I was so excited about my first award for writing that I decided right then and there to pursue it full-time. I was six. To bring you up to date, multiply six by ten. That’s where I am now (more or less). And I’m still writing. I used to call myself a journalist and editor. But because I’m picky when it comes to words, I switched to describing myself as a writer. Then I traded that for author.
My journey pursuing the right words has been both straight-forward and circuitous. I’ve written nothing but the facts, and I’ve created worlds out of pure imagination. Either way I loved telling the story. Stories are connectors. They bridge our experiences and help us understand each other better. My story began in the bootheel of Missouri, but quickly moved to a little corner of western Kentucky called Paducah. You may have heard of it—it’s a UNESCO Creative City and is the home of lots of famous people like nationally renowned quilters and artists, professional baseball and football players, authors, singers, and a vice president.
I didn’t plan on coming back to Paducah after I graduated from Texas A&M University, but I did. And I’m glad. My husband is an engineer and while he operates out of the left-side of his brain, I doggedly remain on the right side. His facts and my feelings are a nice balance actually—together we manage to have a complete brain. Our over-forty-year marriage resulted in two married sons and six grandchildren. With our kids living miles away, we had to adopt a kooky little dog to keep us entertained.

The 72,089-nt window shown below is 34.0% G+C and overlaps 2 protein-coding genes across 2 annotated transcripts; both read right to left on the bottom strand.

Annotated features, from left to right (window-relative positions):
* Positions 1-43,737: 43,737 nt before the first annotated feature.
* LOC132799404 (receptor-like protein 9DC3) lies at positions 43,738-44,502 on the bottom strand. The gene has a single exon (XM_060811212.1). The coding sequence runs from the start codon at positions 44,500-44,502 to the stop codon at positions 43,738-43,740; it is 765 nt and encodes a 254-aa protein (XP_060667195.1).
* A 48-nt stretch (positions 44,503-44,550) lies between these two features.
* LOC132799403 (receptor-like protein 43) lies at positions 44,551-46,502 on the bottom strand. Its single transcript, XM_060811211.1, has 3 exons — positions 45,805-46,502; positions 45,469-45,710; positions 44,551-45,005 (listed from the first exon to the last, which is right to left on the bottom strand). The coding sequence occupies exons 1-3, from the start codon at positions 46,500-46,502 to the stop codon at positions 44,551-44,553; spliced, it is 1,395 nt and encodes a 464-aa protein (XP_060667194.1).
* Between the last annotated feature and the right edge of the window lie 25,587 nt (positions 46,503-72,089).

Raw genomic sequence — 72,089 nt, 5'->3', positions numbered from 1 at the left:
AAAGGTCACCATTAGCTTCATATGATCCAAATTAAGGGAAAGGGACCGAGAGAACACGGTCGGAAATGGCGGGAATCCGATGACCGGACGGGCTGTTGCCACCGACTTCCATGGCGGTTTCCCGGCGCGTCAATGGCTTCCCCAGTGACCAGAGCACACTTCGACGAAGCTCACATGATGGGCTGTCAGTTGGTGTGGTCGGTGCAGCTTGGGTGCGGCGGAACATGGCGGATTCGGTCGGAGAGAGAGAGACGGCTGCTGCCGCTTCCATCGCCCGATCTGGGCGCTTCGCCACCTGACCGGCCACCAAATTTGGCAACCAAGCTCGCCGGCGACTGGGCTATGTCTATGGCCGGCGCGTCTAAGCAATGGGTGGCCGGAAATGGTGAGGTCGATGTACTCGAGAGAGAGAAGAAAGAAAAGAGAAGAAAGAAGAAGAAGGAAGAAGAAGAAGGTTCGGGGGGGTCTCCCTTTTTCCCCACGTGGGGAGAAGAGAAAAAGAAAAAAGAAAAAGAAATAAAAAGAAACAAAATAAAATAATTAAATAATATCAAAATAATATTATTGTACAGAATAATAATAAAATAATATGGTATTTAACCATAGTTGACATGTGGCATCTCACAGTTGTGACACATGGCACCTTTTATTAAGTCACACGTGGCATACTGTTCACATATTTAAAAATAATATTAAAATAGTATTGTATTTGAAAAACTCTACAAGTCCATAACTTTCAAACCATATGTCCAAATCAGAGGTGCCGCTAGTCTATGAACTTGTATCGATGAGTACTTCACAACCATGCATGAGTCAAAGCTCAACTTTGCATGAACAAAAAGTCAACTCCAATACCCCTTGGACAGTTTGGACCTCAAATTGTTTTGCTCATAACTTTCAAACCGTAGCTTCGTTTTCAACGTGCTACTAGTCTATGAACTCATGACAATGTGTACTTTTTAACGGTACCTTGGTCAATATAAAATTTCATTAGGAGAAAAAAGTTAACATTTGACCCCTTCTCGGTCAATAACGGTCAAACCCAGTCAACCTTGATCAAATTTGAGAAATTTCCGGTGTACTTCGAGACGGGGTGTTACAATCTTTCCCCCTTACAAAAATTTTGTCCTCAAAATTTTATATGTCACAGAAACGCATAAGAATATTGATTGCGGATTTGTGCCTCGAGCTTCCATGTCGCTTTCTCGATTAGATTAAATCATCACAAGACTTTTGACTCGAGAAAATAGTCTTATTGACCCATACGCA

Since that very first recognition of my writing when I was six, I’ve managed to earn more awards for my profession, which has been rewarding. But not necessary. I would have written anyway. I wrote for magazines, newspapers, businesses, churches, the City of Paducah, and myself. Sentences and paragraphs, periods, and commas (and exclamation marks! I love a good exclamation mark!) have tumbled out of me for years.
Even when a particularly stressful time threatened to shut down my words, they wouldn’t go away. I incorporated them into art—two- and three-dimensional collages and a line of prints, cards, and a gift book that I sold nationwide. These collages and whimsical watercolor and ink illustrations kept me tied to words. Although I’m not in the art business anymore I still paint, and I think the time I spend painting nourishes me as a writer. When I’m stuck on a piece of plot, the simple act of spreading creamy colors across a canvas unsnags my thinking.
While I’ve enjoyed every part of my writing journey, like the way you enjoy every stage of rearing your children for different reasons, I’m most satisfied with where I am now. I feel like I’ve found my true home in fiction. With the help of many writers’ conferences led by brilliant fiction-writers, a stint at the Collegeville Institute writers retreat, and another week at the Iowa Summer Writing Festival, I learned the craft of birthing stories from nothing but an idea.
I’m proud to be a part of the Regal House family and can’t wait for my first novel, Toward the Corner of Mercy and Peace to be released in the summer of 2023.